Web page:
Category Archives: Theatre Royal

Scottish Ballet, Swan Lake. Bloggers Event with NARS Make-Up, April 2016


Picture Credit: Scottish Ballet

For the first time in over 20 years Scottish Ballet will bring Swan Lake to the stage. This world premiere adaptation is a modern and imaginative retelling of the timeless tale.

It’s the love story between Siegfried and the beautiful swan queen Odette, but he betrays her by mistakenly declaring his love for the dark seductress Odile.

Odette forgives him but the trust between them can’t be repaired.

At a bloggers’ event held at Scottish Ballet headquarters in the Tramway in Glasgow, we got behind the scenes and watched a rehearsal. Precision seems to be key. It’s not just enough to get the movements in place. The choreographer gets under the skin of every move to nail down minuscule details. A very subtle adjustment or emphasis really does make a difference even something such as “lead with the foot, not the thigh”. Meanwhile a dancer is told “I want feel like I don’t want to meet you in a dark alleyway and just now I’m feeling like I could take you”. Very subtly – the movement and emphasis changes as the dancer conveys an air of jerky, aggression and menace.

And what’s the difference between Odette and Odile, the good/bad swan? There will be many ways to convey these idiosyncrasies which will be carefully scrutinized by choreographer David Dawson – who knows exactly what he is looking for.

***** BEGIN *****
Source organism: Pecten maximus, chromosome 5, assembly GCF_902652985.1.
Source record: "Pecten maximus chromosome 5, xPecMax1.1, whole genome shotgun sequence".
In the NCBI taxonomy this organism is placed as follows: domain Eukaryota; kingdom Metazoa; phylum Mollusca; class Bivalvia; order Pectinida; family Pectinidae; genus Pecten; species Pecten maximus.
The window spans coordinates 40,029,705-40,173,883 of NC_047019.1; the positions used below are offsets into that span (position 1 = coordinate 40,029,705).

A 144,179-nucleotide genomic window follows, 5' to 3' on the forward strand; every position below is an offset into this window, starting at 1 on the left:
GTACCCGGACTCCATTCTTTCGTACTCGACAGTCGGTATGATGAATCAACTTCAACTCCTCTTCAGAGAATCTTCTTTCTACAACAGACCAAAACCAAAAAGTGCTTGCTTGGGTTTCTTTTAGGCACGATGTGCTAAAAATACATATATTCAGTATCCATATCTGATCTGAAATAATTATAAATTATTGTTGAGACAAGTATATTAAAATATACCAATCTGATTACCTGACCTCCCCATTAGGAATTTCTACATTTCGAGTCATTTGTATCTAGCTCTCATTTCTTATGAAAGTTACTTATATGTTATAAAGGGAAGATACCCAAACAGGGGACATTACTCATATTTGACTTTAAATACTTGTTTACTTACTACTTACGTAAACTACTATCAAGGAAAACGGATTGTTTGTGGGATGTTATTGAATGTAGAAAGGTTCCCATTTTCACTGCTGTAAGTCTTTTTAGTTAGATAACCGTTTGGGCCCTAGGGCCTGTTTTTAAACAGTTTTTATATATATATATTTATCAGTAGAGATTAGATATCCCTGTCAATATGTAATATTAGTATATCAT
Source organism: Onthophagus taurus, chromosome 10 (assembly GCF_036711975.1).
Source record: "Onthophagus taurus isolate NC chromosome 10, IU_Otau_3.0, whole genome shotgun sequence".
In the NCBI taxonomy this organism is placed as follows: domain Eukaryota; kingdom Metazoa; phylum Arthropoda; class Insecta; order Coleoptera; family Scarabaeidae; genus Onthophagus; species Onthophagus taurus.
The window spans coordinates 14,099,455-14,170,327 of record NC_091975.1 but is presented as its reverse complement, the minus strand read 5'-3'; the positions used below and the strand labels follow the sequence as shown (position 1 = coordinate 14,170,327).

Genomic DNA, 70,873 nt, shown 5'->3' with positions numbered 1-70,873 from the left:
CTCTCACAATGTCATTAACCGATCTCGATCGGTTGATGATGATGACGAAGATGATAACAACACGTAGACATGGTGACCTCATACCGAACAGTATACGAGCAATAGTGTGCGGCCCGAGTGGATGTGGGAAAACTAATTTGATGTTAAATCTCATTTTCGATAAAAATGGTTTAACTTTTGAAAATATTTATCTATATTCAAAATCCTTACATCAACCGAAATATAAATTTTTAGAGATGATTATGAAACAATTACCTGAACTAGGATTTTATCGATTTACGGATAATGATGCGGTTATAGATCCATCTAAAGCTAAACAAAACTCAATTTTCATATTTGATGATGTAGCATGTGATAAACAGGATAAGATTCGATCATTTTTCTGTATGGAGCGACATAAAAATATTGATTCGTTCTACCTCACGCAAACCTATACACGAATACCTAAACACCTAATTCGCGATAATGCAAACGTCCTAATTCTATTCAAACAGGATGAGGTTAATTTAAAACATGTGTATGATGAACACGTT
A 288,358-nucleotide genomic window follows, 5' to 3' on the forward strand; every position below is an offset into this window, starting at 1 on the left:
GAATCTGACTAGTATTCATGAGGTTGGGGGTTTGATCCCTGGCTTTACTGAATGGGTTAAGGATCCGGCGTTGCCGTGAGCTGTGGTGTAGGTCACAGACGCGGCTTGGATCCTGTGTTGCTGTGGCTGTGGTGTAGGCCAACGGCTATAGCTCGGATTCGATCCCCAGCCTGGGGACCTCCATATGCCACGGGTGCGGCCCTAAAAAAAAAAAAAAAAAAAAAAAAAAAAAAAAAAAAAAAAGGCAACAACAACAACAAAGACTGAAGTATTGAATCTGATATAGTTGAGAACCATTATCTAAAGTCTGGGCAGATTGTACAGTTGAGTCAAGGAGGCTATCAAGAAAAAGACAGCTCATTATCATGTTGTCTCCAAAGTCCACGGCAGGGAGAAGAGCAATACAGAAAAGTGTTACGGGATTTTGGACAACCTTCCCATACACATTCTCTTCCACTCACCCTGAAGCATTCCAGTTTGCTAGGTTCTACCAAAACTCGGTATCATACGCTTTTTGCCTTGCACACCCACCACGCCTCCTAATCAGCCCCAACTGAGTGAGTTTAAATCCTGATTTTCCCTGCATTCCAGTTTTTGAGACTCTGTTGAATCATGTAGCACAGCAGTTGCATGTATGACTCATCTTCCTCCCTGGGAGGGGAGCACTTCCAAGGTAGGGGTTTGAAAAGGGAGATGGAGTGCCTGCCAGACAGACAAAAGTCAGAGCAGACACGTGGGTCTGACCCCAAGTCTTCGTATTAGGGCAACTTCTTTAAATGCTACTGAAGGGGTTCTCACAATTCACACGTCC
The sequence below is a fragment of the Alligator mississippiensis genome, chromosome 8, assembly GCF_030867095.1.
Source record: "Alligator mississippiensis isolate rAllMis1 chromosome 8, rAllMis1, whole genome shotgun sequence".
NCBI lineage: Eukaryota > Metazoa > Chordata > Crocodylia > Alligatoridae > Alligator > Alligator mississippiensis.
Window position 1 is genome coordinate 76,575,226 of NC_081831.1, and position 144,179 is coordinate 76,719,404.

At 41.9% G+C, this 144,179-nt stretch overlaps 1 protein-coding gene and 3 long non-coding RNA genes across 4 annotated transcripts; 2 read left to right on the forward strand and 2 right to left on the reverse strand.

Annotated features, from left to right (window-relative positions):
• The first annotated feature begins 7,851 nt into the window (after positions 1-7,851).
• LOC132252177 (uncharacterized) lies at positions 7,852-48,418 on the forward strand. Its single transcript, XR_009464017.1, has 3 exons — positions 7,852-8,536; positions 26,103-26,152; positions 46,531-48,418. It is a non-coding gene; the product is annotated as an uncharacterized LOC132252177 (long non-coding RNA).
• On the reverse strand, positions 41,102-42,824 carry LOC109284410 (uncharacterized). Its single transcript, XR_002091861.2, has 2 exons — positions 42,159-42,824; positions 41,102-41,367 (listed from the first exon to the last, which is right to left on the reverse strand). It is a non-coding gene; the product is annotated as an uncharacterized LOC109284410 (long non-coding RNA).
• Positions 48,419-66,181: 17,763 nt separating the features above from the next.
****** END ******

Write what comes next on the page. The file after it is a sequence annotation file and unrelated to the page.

But apart from dance, other factors will come into play to differentiate between the two swans. One white and one black costume … and a quick change of lipstick.

Scottish Ballet have enlisted the help of NARS make-up artists, who have their work cut out to ensure that make-up stays put under the testing conditions of stage lighting, heat, sweat, close body contact with other dancers and many performances.



They also have to convey the differences and changeover from Odette and Odile, often portrayed by the same dancer, in a minimal amount of time. And a quick change of lipstick does the trick. With the make-up base in place including a classic smoky eye, Odette the white queen is luminous, natural and beautiful with a subtle nude lipstick.  A quick wash with a bright red lipstick and she becomes Odile – dark, dangerous and seductive.







Swan Lake premieres at the Theatre Royal in Glasgow on April 19th, and tours thereafter. For tour dates see below.

For more information on Scottish Ballet and Swan Lake, see Scottish Ballet Website

NARS lipsticks used were: Velvet Matt Lip Pencil in Belle de Jour (nude) and Cruella (red). You can book an appointment at the NARS counter of Frasers Glasgow for advice and a make-over.  For more information see Frasers Glasgow / NARS

Theatre Royal, Glasgow
Tue 19 – Sat 23 Apr 2016
Box office: 0844 871 7647
Book online

His Majesty’s Theatre, Aberdeen
Wed 27 – Sat 30 Apr 2016
Box office: 01224 641122
Book online

Eden Court, Inverness
Wed 4 – Sat 7 May 2016
Box office: 01463 234234
Book online

Theatre Royal, Newcastle
Wed 11 – Sat 14 May 2016
Box office: 08448 11 21 21
Book online

Festival Theatre, Edinburgh
Wed 25 – Sat 28 May 2016
Box office: 0131 529 6000
Book online

Empire Theatre, Liverpool
Wed 1 – Sat 4 Jun 2016
Box office: 0151 702 7320
Book online




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Filed under Dance, Events, Make-Up, Scotland, Scottish Ballet, Theatre Royal, Tramway Glasgow